Secret Scotland

If it's secret, and in Scotland…

The prefab model in the People’s Palace

It’s been a while since I last saw the model of a prefab in the People’s Palace and Winter Gardens.

Although the display case was there, I never seemed to arrive when the model was present, just a note apologising for its absence. I’m quite good at bad timing.

It’s been back for a while, and I’ve taken a few pics recently, but didn’t realise I was spending more time avoiding the camera shake and other problems that the low level of lighting on this model can bring. What I now realise I missed was the unusual presentation of the model, whereby the roof is open to reveal the interior, and a mirror has been placed to allow visitors to see the interior without having to hover over the top of the model or its case in order to see inside.

I’ve been standing (actually kneeling) too far back, which means the area revealed in the reflection is quite small.

Next time, I will have to remember this mistake and get closer, so that more of the interior is visible in the mirror (assuming some reason has not been found for the model to be absent when I do next manage to fall in the door).

Prefab Model Interior

Prefab Model Interior

You can still see most of the interior in the view below, but the wider shot – from an earlier visit – shows how much can disappear just by being a little further away.

Prefab Model

Prefab Model

The prefabs were produced as an answer to the postwar housing shortage, and factories, such as the Blackburn Aircraft Factory in Dumbarton, were switched from their wartime production role to that of prefab manufacture. There, they were referred to as The Aluminiums.

While they still required some preparatory work, including the laying of a concrete base and the provision of supplies, the prefab could be installed in as little as 35 minutes, according to the film below.


Click the image above for a short Pathé film.

There used to be a small housing estate nearby, which I recall thinking was a particularly neat and tidy place (even though I was just little), as it was made up entirely of the little single story prefabs. We had moved from a tenement to a bungalow, so I was already getting used to the low level building, but the prefabs were even lower.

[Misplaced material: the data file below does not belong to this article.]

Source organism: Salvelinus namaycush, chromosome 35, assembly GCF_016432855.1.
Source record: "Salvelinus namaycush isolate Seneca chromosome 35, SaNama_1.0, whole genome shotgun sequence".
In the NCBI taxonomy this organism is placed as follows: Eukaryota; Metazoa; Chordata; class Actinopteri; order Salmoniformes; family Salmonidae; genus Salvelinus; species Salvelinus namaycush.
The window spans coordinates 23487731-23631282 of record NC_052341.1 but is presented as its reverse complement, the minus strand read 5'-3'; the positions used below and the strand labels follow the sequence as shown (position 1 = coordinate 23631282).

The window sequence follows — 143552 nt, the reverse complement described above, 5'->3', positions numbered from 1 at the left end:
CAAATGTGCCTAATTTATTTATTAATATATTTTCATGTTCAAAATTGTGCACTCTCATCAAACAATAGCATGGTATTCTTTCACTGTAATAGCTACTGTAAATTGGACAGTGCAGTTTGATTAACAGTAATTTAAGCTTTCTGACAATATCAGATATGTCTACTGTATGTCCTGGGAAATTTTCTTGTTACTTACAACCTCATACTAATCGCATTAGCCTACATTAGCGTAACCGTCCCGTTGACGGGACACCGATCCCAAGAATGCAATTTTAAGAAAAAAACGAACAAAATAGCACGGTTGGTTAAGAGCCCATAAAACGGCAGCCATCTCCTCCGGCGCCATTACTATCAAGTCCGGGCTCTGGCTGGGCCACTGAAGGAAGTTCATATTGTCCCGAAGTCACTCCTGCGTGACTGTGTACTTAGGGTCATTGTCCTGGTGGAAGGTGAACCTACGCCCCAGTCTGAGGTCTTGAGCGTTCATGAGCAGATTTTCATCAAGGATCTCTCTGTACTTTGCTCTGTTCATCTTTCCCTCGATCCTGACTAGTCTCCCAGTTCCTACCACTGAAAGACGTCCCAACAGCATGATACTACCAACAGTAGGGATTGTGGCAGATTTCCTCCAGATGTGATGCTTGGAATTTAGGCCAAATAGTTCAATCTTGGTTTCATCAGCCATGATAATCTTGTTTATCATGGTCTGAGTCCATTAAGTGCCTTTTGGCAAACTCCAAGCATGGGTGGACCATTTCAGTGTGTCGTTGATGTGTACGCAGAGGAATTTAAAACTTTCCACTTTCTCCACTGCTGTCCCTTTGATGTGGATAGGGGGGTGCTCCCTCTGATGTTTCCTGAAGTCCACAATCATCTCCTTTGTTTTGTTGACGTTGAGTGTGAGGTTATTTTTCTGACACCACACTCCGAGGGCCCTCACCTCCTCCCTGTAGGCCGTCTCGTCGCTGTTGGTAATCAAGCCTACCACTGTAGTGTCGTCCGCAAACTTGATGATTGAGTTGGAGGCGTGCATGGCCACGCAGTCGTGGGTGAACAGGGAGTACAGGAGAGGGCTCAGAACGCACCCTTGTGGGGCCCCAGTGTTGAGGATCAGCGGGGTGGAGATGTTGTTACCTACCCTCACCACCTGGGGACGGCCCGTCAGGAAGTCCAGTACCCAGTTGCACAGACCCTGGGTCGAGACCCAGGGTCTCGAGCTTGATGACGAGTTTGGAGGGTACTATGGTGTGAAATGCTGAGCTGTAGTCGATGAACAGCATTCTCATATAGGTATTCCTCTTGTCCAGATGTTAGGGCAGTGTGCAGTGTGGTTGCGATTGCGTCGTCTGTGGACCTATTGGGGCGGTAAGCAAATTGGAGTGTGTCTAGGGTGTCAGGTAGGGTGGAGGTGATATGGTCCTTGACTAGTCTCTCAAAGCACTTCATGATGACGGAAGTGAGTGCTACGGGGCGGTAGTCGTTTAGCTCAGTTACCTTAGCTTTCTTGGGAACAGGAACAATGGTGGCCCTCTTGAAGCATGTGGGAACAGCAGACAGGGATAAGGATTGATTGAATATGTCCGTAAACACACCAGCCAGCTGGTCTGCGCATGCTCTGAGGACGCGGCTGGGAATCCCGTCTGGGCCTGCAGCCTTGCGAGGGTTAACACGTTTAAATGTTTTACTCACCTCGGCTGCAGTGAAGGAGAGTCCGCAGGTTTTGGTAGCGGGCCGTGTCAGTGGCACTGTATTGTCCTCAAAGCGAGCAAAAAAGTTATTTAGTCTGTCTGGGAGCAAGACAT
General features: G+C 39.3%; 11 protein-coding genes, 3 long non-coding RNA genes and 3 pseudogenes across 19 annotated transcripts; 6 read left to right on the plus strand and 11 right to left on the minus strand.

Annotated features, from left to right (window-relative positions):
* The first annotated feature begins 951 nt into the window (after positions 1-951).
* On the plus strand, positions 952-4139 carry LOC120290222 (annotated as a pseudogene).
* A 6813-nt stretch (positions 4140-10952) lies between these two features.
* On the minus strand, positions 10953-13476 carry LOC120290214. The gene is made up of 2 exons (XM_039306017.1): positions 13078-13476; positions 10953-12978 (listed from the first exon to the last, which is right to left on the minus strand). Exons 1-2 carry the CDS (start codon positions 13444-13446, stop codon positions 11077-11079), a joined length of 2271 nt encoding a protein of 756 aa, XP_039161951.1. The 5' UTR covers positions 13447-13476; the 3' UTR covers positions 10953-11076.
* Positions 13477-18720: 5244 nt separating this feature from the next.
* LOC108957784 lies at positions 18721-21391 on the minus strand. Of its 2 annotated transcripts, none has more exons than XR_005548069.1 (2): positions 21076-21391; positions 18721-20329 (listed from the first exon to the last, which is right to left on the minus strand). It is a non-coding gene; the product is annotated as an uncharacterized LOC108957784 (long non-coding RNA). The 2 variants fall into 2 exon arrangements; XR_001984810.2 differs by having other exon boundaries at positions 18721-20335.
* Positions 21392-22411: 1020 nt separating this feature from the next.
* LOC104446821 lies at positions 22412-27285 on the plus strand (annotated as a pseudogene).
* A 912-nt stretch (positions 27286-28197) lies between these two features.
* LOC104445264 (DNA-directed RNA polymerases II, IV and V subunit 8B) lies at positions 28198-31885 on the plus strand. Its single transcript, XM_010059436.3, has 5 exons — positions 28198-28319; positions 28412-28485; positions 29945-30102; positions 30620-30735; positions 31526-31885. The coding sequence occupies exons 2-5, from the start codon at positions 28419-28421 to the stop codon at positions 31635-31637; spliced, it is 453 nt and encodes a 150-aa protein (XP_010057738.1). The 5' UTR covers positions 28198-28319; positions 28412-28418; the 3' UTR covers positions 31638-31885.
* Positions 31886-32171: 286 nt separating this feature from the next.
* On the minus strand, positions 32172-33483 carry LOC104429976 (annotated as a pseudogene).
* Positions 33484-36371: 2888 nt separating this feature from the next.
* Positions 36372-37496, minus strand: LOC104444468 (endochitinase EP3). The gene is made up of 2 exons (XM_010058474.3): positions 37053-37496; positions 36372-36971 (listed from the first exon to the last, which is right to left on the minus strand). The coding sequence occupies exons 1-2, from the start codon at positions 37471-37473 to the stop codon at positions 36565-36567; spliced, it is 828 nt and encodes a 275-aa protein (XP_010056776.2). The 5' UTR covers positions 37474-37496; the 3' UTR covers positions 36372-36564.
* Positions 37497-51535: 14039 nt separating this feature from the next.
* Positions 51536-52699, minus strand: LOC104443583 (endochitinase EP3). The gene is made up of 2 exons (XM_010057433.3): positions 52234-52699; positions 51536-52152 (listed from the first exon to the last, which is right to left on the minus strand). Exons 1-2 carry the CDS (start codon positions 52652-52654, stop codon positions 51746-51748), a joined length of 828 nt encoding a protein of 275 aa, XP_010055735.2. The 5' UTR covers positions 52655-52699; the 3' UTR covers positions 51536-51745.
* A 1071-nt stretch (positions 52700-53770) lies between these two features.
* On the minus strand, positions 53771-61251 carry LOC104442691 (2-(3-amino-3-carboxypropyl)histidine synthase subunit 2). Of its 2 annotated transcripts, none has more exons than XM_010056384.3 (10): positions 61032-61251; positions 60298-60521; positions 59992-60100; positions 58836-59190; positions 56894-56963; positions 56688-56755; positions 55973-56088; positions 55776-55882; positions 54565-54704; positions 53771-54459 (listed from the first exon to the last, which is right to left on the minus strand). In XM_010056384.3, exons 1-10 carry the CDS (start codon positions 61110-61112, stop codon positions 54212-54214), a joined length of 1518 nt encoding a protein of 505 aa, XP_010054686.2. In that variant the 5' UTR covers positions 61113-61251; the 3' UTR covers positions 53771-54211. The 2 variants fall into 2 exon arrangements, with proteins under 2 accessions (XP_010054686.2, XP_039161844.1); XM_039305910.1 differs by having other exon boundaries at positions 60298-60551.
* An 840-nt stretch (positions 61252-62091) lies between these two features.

I can’t remember when they were demolished, or even it happening, but once they were gone, a park was created on the ground they used to occupy.

The park was quite nice, and I can even recall some of the features as I used to cycle through it.

But, would you believe a chunk of it was sliced off, and became a small, ordinary, housing estate.

I suppose part of it was always on a ‘shakey nail’, given that it was originally land used for housing – part of it was probably always earmarked for a return to this purpose, but it was still poorly done, and amounted to little more than a line being drawn through the park. One side was left untouched, the other became roads and houses.

Thinking about it, I should walk the line and maybe get some pics. The council should be clearing up the winter mess from the park now, and the lack of greenery should make the line clearer. It should be possible to catch the former paths as they just come to an end where they were sliced off, and the road was just built over them.


I did go and get pics of the line later, see them here, in The lost part of Sandyhills Park.


March 29, 2014 - Posted by | Civilian, World War II | , ,


  1. I recall,as a boy in Carnoustie in the 1940’s the arrival of the prefabs. It seems to me that they were covered externally with greyish coloured sheets of asbestos. These houses were a great topic of conversation with the adults as well as with kids at school. In the playground we had a chant:

    Down in the jungle
    Living in a tent,
    Better than a Prefab
    No rent.


    Ralph Hislop


    Comment by Ralph | March 30, 2014

  2. I moved to a Carnoustie prefab (75 Wallace Street) in the 1950s and remember being pleasantly surprised by indoor toilet, bath and, especially, a gas fridge. After gas-lit rented accommodation in Kinloch Street with a range, shared outside toilet, tin bath and a geyser over the sink the prefab was luxury.

    Ivan P Anderson


    Comment by Ivan P Anderson | November 20, 2015

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